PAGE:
The *MPGA* previously described was coded using as the main tool the *NIOS* *II* processor embedded in *FPGA*. The hardware employed was the development kit DE2-70 from Altera-Cyclone II-EP2C70F896C6N-100 MHz, [31] whose features supported two core architectures. The schematic of the hardware is shown in Figure 5.

There is a control algorithm that updates the control parameters of *PID* and it is executed in the first processor, while a second algorithm triggers the *MPGA* to run in the second processor of Figure 5. In order to have the interaction of the *MPGA* with the *PID* controller algorithm, a shared region is demanded from which the *MPGA* sends
$\left[\begin{array}{ccc}{k}_{c}& {t}_{i}& {t}_{d}\end{array}\right]$ parameters for the controller tuning algorithm. Two solution approaches are introduced to manage the interactions between *MPGA* and the controller algorithm as explained in the next subsections.

3.1. Approach 1

The approach 1 combines *MPGA* with an artificial neural network (*ANN*) that is applied to estimate fitness values. This is done by taking the *PID* parameters encoded in each individual of *MPGA* and propagating them through the *ANN*. The authors in [11] evaluated several types of ANN, where a Multi-Layer Perceptrons (*MLP*) with a sigmoid activation function was chosen. Two *MLP* with the same topology (Figure 6) were trained off-line for mapping *PID* parameters into *F*_*ITAE*() and *F*_*ITAY*(), respectively.

Figure 5. Hardware schematic—Nios II Multicore.

Figure 6. *MLP* for *F*_*ITAX*(*k _{c}*,

Experiments were previously conducted to look for the best generalization performance for MLP-ANN, which was reached by two hidden layers *MLP* with 9 and 5 neurons in the 1^{st} and 2^{nd} hidden layers, respectively. Details about the experiments to define the best topology are reported in [11]. The *MPGA* in this first approach uses the previously trained ANNs to estimate values for *F*_*ITAE*() and F_ITAY() terms in the fitness function (see Equation (13)). Thus, for each individual, its encoding (*k _{c}*,

It could be too risky to initialize the *PID* control following the system proposed in Figure 5, without a feasible adjustment of values for parameters (*k _{c}*,

In Algorithm 3, the routines (*Mutex*) controlling the resource accesses are first initialized, and the core running the controller algorithm (core 1) keeps waiting for the first individual sent by MPGA to begin the controller algorithm. This first individual is
$in{d}^{0}=\left({k}_{c}^{0},{t}_{i}^{0},{t}_{d}^{0}\right)$ which has the initial and feasible set of parameters. The core running MPGA executes the routine *ga_first_lock**() *in Algorithm 4 that assures the first access to the *Mutex* for the MPGA. Next, the evolution process happens at core 2, aiming to find a better individual to replace the current one (ind^{0}). This is done by *execute(**MPGA)* routine, which triggers the MPGA and updates the best individual found until the *stop_criterion* has been satisfied.

Figure 7. Shared information scheme—Approach 1.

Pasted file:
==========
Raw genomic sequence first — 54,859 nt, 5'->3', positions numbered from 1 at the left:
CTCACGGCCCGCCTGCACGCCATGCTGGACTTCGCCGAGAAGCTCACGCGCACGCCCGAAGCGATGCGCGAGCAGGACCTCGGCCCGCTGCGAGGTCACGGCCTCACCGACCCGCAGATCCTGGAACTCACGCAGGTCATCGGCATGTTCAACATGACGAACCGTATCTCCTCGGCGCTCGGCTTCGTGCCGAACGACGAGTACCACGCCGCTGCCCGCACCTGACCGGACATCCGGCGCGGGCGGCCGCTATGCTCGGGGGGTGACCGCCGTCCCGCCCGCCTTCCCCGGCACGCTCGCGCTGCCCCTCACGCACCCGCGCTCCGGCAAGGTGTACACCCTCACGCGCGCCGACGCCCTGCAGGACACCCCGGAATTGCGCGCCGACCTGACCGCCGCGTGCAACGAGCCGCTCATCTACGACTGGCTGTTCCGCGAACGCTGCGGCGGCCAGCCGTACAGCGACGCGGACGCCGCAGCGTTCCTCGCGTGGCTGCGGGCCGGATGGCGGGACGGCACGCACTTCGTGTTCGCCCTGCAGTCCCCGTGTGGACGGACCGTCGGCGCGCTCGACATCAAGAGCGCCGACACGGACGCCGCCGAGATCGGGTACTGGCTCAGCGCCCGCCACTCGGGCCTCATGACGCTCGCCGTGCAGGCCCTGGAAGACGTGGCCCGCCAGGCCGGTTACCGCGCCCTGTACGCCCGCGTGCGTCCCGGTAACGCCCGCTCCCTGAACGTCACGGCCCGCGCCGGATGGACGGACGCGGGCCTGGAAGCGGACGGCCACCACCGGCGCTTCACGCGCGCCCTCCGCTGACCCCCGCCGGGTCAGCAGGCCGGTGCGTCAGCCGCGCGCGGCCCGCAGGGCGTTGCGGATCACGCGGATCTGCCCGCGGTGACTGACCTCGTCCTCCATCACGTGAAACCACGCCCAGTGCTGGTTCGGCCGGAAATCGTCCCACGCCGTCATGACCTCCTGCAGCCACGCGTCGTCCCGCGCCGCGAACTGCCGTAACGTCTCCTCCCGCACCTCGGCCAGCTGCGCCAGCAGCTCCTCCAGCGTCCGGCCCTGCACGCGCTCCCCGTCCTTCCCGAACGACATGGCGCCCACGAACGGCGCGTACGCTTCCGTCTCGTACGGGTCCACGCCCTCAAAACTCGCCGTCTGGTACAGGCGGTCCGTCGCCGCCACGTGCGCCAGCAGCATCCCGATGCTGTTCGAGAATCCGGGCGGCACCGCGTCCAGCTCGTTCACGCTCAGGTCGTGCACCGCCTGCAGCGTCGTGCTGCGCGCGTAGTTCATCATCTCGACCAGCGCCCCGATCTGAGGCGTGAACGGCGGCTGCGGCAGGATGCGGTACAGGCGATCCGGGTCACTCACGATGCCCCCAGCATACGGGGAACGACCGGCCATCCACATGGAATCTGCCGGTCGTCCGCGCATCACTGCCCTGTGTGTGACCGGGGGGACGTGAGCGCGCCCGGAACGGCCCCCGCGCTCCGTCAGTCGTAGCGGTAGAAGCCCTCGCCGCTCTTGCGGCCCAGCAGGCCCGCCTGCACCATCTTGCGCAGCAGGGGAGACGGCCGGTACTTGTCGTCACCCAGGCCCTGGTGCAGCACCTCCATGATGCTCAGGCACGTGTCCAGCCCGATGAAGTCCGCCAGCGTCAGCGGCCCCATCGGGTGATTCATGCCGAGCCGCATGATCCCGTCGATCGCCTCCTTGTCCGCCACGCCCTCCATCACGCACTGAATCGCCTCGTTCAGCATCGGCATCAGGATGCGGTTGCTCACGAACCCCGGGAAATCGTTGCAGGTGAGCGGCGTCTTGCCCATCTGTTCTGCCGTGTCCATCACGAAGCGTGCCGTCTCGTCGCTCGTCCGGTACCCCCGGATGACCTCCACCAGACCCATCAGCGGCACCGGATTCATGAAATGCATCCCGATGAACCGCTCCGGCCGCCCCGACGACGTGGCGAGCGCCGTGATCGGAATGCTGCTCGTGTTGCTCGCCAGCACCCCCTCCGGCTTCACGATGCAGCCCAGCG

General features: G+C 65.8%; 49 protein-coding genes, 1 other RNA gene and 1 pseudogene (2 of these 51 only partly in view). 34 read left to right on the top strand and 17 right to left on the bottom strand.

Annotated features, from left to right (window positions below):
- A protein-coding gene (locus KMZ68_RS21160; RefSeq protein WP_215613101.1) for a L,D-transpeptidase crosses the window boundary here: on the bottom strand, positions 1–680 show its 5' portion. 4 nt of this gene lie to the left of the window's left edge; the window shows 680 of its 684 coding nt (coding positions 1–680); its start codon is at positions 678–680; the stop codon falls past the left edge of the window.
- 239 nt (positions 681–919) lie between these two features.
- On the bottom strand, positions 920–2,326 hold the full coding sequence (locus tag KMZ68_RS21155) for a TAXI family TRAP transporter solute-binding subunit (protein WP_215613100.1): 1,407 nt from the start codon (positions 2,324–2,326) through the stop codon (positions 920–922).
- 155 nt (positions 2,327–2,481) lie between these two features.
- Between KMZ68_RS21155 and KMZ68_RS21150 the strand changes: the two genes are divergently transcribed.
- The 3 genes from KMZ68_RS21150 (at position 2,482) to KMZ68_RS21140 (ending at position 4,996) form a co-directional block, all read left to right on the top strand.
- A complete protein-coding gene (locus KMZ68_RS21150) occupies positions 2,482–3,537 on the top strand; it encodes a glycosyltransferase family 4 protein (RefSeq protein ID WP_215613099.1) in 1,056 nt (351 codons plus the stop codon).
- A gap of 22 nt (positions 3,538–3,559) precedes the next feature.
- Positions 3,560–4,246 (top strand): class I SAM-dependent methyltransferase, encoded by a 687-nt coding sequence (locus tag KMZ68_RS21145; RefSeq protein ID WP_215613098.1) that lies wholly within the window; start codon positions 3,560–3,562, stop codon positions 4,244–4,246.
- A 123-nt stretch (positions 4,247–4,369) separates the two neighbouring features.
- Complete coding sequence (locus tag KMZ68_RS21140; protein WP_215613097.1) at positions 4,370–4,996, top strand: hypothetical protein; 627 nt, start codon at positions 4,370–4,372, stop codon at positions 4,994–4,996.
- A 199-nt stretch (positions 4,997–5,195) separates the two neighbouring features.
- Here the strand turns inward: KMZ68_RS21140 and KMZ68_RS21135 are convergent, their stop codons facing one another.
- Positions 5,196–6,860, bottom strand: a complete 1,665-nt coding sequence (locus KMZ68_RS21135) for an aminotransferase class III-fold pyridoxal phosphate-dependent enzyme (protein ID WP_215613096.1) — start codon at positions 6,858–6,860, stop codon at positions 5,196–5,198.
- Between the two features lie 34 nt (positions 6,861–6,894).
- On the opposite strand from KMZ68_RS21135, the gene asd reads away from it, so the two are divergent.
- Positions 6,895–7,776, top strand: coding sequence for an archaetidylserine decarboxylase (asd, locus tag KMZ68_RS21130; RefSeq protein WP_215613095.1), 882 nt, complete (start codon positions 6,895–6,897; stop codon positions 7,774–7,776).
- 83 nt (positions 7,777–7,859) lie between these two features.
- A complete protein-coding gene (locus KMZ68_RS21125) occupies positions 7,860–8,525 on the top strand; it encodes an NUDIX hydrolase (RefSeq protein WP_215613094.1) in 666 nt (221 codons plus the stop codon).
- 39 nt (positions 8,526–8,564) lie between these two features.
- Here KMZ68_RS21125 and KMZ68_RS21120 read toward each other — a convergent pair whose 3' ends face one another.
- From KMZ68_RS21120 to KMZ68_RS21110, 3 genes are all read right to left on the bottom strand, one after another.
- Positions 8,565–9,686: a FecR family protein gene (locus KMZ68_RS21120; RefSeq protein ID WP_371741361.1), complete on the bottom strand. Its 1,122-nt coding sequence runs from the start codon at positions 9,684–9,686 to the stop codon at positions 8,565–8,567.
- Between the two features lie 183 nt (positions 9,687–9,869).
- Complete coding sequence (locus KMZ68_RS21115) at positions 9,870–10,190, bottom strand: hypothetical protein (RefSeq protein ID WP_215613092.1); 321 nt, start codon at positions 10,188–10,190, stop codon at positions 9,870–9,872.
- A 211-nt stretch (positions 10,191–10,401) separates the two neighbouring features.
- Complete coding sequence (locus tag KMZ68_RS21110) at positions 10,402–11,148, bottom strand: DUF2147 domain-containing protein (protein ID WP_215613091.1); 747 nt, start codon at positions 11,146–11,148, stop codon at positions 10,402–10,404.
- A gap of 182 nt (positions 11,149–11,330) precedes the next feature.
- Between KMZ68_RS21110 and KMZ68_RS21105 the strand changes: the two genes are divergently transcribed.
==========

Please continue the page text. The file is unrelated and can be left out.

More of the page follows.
Algorithm 3. Controlador PID—M1.

Algorithm 4. Algoritmo Genético—M1.

The communication process occurs when MPGA finds a better individual (*best_individual*). First, core 2 stores data related to *best_individual* in the shared memory region, and the *flags* variables are updated. These variables indicate the individual availability for core 1. On the other hand, since an update is detected by core 1, the new parameter values are set by the PID controller algorithm.

However, as mentioned, the best individual returned by MPGA in Approach 1 was found by a fitness function that applies an MLP-ANN to estimate ITAY and ITAE. This best individual can have a lower fitness value when controlling the system for real or it can even be infeasible in the worst case. Thus, the parameters provided by the new individual are evaluated for a short period (*period_end*) in Algorithm 3. During this short period, the fitness value of the best individual sent by Algorithm 4 is recalculated based on the real control of the system. If the recalculated fitness is better than the current one, the parameters given by the best individual become the current one in core 1. Otherwise, the previous parameters are kept. Also, this short period of evaluation is enough to avoid an infeasible individual damaging the system under control.

3.2. Approach 2

The approach 2 does not apply *MLP-ANN* to estimate fitness values. The method uses the control loop to evaluate all individuals needed by *MPGA*. The main advantage of this approach is to avoid the designing and training of ANN, which demands a previous database of the system under control for training and validation. Another advantage is a better evaluation of the individual since its parameters are effectively used to control the system. However, this approach leads to the main advantage once infeasible individuals can damage the system. In this case, it is necessary to find the trade-off between enough time controlling the system to evaluate the individual properly and enough time to avoid any damage to the system.

In our experiments, we set one wave cycle from the input signal